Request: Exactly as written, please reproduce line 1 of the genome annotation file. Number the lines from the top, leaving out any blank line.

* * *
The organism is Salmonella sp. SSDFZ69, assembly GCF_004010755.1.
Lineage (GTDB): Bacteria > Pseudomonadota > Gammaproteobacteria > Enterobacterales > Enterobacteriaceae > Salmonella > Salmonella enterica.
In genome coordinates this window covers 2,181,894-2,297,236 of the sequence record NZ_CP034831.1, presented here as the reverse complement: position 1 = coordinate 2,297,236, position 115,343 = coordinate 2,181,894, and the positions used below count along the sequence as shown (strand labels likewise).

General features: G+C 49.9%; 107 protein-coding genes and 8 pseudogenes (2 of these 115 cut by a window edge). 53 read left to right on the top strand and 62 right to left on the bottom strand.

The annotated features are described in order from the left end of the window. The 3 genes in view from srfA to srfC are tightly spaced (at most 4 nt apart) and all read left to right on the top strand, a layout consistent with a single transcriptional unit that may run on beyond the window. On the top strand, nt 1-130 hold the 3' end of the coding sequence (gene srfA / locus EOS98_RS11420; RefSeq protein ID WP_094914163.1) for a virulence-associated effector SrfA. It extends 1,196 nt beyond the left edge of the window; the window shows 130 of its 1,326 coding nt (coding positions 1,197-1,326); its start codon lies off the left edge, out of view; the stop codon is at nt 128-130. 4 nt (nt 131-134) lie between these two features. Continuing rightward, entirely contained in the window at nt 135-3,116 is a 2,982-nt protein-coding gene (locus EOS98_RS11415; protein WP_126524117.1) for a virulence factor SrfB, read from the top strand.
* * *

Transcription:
The organism is Salmonella sp. SSDFZ69, assembly GCF_004010755.1.